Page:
Perry says the savings on the energy contract allowed Eastern to pay off the cost of the energy center without state money or student fees. EIU Energy and Sustainability Coordinator Ryan Siegel says a lot of things had to fall in place.
That includes two bills passed by Illinois lawmakers - one extended the payback periods for performance contracts to 20 years, and another allowed pilot projects to be paid for under that same window of time.
Siegel says those measures, and the energy savings from the Center itself, will pay for the $80-million facility.
"The entire project reduced the forward energy and water consumption of campus," he said. "It reduced our future costs, allowing us to pay off the debt over a 20-year time frame."
The facility is the result of a collaboration with Honeywell. It's expected to save EIU more than $140-million over the next two decades.
(Photo courtsey of Eastern Illinois University)
State Senator Shane Cultra has come up with one way to try and reign in Medicaid costs.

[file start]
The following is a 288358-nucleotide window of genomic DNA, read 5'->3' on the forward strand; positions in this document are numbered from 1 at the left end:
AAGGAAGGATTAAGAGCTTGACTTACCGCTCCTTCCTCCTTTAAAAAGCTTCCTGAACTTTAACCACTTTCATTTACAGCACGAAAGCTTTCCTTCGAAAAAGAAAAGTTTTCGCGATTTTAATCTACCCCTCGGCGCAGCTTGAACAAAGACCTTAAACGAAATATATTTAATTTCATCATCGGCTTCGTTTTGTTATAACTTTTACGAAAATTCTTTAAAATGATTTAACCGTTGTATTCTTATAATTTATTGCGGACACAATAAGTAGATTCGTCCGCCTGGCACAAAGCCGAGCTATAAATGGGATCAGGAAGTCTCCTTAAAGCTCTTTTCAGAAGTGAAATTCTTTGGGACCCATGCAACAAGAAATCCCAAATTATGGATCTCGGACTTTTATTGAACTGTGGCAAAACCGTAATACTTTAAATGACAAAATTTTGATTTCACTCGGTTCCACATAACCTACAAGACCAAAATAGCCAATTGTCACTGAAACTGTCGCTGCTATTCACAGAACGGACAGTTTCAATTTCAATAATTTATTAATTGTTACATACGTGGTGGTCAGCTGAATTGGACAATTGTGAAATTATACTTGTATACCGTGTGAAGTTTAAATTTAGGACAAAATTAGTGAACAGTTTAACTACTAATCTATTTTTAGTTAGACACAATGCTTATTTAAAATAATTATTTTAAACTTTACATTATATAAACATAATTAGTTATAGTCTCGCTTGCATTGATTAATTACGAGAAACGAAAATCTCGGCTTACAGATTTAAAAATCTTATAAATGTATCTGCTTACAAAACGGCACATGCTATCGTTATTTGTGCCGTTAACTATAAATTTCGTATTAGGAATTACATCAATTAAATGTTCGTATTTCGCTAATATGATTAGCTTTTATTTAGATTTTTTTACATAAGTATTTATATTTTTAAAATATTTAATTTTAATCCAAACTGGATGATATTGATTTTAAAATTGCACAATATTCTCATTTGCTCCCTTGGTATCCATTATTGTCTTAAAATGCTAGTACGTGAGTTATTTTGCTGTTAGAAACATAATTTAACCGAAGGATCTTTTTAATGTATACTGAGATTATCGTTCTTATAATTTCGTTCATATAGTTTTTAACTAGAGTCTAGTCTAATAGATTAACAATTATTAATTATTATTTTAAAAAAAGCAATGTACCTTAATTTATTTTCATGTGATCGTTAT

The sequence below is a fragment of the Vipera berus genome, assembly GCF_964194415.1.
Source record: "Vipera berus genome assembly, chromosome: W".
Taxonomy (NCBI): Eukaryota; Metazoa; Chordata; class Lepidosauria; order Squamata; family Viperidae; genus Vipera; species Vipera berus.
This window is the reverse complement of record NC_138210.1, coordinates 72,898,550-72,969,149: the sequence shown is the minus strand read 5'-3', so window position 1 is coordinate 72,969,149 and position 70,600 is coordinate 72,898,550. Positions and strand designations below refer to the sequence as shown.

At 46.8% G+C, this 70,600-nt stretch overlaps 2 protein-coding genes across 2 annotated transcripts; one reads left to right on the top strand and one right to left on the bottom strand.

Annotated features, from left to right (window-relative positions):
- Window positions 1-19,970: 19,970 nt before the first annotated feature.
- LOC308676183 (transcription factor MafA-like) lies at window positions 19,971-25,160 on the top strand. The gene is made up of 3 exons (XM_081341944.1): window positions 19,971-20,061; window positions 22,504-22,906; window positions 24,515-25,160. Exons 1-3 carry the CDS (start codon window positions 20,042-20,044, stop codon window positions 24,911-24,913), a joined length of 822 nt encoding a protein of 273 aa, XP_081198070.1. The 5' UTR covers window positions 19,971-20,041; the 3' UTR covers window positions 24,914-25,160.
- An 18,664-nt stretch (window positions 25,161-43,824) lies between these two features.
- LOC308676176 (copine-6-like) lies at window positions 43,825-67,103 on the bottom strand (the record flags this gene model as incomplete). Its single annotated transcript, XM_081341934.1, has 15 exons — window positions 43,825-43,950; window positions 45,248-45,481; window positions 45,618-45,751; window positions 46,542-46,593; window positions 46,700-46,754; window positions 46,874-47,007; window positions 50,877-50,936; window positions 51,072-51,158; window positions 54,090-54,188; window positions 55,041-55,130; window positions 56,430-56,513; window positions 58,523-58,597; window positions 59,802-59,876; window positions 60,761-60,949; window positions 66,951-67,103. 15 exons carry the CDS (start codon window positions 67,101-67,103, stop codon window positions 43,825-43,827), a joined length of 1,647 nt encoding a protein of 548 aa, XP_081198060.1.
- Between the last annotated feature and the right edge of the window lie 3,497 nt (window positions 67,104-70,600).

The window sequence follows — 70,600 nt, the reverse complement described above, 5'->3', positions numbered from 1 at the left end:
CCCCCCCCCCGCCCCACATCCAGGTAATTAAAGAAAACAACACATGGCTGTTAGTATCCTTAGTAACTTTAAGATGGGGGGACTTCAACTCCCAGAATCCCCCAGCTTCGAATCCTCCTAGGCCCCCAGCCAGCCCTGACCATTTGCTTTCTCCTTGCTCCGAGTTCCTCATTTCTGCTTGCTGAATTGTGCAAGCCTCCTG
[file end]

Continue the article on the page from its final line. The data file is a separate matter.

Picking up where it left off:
Legislation sponsored by the Onarga Republican would require drug testing for those on public aid. It would require an initial test when applying for Medicaid, and subsequent random tests for current recipients. Cultra says the measure serves a dual purpose in that it targets those who need help, who will cost the state more if they aren't treated.
"There's going to be a cost savings just in identifiying those that are on drugs," he said. "Usually, there are family situations there. It's better for the family, it's better for everyone involved."
Cultra says he's confident the measure will get co-sponsors, but is skeptical the measure will find its way through the legislature in the approaching fall veto session. He says Democrats haven't looked kindly on similar measures.
The Senator notes federal regulators have objected to bi-partisan Medicaid reforms that were passed in January. One of them would have required applicants to produce more than one pay stub to prove income eligibility. But Cultra says any other method that Illinois attempts is considered a 'new' and forbidden eligibility restriction.
'I don't understand why they would do that, but even if we got this passed, maybe the federal government would do the same thing, we don't know," he said. "But I think it's a start."
Cultra says reforming Medicaid and other entitlement programs has to start somewhere. He says savings from the bill could 'astronomical' if it properly identified those who get their lives turned around.